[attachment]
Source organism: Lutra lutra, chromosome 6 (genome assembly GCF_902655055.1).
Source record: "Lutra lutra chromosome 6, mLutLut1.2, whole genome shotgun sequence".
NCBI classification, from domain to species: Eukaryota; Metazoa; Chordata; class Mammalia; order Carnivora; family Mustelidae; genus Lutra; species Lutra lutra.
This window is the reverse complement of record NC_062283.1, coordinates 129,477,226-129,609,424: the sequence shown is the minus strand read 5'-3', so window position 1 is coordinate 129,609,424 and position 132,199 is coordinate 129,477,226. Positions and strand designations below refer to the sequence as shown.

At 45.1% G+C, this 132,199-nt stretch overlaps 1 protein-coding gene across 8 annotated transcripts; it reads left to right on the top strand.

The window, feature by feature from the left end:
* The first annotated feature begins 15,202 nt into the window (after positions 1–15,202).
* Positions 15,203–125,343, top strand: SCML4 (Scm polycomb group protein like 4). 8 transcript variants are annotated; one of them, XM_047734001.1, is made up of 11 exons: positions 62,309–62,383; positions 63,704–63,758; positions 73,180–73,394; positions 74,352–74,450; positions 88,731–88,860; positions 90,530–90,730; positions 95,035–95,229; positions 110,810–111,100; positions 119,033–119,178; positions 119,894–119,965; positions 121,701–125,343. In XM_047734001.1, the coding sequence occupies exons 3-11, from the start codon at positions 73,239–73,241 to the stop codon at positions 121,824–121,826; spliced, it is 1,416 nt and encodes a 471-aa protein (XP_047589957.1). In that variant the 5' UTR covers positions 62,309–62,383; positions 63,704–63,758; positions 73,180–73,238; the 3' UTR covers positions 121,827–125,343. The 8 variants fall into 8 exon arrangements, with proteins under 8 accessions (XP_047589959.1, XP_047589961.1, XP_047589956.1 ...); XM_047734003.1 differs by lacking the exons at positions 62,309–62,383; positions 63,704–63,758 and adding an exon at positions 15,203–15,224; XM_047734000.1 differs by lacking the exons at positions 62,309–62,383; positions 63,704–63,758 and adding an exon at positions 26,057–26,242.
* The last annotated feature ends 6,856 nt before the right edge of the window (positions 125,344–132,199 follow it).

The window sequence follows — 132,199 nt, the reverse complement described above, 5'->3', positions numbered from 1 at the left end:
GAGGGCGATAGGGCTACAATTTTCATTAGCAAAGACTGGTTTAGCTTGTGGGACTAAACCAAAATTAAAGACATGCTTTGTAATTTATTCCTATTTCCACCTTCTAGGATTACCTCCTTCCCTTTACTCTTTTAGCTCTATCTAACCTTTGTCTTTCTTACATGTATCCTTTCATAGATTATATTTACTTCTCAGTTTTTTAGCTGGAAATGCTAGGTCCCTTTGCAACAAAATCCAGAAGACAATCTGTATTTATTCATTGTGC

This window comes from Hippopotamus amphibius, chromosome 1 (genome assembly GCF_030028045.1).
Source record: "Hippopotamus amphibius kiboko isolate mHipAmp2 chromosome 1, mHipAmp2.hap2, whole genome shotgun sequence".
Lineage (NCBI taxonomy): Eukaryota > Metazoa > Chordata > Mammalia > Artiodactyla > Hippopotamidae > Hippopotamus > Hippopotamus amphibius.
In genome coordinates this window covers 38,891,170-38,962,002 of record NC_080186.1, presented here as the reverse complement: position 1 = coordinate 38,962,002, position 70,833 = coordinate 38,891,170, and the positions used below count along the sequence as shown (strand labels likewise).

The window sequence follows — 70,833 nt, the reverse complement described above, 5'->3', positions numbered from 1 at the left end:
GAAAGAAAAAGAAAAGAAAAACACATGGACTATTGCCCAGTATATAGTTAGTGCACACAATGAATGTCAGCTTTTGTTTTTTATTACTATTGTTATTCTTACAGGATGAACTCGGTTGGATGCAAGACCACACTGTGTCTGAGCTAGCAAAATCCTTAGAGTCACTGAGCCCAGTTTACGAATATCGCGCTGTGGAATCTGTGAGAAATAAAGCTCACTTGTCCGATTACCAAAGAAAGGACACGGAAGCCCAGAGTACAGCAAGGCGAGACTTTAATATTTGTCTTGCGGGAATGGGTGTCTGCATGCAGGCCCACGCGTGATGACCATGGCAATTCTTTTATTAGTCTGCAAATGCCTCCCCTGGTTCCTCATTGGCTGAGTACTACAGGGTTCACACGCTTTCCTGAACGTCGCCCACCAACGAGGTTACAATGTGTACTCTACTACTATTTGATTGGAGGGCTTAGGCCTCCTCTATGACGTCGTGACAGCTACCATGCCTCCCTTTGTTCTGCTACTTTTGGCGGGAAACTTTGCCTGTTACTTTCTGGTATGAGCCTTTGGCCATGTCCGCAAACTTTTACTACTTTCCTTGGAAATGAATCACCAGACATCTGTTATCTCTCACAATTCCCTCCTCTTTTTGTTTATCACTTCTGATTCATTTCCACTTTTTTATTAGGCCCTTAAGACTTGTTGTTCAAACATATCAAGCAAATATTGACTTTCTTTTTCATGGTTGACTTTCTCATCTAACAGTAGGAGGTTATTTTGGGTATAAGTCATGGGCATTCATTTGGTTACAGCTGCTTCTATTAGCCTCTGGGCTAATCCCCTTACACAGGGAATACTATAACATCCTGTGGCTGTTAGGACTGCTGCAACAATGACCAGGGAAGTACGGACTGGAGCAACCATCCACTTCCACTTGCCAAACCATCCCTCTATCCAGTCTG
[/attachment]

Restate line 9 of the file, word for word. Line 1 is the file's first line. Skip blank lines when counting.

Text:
* The last annotated feature ends 6,856 nt before the right edge of the window (positions 125,344–132,199 follow it).